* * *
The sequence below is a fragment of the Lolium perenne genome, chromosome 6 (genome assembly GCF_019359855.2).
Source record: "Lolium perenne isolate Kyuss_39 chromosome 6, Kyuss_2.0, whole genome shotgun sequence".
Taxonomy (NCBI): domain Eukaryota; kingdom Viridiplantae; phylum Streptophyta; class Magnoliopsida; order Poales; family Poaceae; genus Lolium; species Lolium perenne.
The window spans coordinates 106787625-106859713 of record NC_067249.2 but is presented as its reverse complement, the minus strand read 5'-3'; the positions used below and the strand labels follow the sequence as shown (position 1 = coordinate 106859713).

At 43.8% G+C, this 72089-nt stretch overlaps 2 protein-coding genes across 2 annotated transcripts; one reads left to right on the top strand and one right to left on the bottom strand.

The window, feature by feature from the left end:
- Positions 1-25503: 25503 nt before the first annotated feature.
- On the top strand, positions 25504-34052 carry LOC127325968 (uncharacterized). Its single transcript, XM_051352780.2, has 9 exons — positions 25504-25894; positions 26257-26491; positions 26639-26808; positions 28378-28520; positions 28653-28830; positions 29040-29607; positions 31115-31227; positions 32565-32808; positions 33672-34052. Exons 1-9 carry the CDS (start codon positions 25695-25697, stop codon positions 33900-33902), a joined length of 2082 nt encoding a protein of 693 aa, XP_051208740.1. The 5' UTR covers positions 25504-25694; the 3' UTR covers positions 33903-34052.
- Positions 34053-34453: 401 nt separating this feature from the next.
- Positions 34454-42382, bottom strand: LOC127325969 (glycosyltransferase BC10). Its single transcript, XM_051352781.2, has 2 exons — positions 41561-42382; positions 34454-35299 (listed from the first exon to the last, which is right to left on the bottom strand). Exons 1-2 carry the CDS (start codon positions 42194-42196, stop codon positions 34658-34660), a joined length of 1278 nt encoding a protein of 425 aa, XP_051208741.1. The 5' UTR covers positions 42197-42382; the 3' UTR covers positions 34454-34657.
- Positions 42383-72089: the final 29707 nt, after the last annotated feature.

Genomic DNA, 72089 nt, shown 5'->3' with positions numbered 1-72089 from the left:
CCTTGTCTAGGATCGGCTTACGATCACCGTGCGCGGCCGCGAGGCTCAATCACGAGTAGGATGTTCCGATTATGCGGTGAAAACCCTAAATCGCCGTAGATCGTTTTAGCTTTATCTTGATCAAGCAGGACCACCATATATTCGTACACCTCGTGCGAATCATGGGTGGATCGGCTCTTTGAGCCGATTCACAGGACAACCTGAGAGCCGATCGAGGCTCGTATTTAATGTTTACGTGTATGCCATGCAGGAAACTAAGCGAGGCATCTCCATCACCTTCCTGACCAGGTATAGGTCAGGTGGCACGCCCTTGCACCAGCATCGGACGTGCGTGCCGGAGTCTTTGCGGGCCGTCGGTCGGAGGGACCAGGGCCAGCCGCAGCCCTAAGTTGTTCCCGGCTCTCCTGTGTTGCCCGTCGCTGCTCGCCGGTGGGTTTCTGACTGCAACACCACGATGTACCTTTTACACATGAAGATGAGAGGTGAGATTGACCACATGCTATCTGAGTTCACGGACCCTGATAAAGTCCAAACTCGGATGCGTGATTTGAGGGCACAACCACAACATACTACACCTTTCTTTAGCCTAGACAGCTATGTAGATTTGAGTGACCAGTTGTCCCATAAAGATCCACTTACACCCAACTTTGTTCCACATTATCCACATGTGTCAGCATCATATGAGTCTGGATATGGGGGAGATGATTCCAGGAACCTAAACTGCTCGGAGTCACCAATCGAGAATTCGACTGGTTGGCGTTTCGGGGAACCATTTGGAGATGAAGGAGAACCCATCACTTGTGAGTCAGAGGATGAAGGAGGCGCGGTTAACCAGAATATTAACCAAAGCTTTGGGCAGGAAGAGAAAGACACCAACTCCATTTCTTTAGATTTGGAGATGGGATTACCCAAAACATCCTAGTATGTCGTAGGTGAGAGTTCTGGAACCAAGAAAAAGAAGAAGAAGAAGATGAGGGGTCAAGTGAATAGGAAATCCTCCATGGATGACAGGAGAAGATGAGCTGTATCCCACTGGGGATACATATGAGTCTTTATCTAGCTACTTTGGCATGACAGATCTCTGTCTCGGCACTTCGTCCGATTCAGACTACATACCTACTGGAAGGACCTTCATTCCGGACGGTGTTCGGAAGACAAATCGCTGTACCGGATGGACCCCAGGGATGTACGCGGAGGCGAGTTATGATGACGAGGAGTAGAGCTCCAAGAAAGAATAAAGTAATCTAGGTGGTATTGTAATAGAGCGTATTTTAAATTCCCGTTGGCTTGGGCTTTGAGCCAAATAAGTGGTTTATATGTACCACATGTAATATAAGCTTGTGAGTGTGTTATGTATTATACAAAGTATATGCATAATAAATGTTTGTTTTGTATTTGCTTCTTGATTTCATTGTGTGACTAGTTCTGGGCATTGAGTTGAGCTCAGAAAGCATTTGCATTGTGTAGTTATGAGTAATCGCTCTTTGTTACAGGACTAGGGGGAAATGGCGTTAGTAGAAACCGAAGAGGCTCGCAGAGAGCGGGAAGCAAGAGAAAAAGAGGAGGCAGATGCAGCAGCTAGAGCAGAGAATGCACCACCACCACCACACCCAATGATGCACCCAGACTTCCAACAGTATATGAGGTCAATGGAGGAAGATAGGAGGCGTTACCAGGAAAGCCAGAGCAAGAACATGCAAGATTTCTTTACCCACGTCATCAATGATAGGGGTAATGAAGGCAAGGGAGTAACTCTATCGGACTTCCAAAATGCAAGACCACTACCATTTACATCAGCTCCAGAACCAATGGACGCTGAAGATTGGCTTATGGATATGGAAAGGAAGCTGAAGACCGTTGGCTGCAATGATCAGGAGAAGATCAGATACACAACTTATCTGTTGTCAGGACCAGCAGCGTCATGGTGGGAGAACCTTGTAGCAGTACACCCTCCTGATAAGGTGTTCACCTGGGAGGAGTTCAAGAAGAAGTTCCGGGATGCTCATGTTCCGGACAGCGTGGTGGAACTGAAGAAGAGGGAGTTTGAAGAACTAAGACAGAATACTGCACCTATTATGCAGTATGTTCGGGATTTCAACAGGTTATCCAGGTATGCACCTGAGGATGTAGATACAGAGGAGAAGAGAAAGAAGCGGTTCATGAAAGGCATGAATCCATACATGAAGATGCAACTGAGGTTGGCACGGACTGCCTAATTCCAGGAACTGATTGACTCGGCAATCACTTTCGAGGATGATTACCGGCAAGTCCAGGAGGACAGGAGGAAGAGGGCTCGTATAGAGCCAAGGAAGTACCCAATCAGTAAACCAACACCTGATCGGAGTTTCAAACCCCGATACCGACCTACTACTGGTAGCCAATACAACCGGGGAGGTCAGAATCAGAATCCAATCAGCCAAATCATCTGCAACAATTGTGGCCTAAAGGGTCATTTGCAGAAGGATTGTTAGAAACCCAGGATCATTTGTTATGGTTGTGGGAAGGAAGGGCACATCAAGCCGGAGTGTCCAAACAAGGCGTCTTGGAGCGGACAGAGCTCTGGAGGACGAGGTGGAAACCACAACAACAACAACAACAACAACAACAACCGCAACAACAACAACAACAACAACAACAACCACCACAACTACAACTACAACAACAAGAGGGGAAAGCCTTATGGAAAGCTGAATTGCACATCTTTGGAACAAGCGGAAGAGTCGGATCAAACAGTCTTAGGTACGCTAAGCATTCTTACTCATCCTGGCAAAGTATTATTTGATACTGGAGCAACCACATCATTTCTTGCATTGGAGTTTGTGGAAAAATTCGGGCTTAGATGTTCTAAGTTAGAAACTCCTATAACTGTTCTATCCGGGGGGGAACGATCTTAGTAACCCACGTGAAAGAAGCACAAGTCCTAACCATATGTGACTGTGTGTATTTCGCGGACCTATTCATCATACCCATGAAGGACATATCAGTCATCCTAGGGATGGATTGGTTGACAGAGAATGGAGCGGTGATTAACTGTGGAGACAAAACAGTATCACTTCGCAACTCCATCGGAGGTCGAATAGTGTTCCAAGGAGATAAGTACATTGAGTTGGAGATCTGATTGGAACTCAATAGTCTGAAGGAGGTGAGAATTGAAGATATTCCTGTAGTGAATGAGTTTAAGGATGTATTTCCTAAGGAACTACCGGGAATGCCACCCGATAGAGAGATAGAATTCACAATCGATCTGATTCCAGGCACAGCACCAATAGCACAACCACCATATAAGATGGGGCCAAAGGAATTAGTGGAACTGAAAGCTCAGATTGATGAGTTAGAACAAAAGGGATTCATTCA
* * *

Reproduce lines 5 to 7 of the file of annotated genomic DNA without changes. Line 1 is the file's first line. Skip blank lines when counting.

At 43.8% G+C, this 72089-nt stretch overlaps 2 protein-coding genes across 2 annotated transcripts; one reads left to right on the top strand and one right to left on the bottom strand.

The window, feature by feature from the left end:
- Positions 1-25503: 25503 nt before the first annotated feature.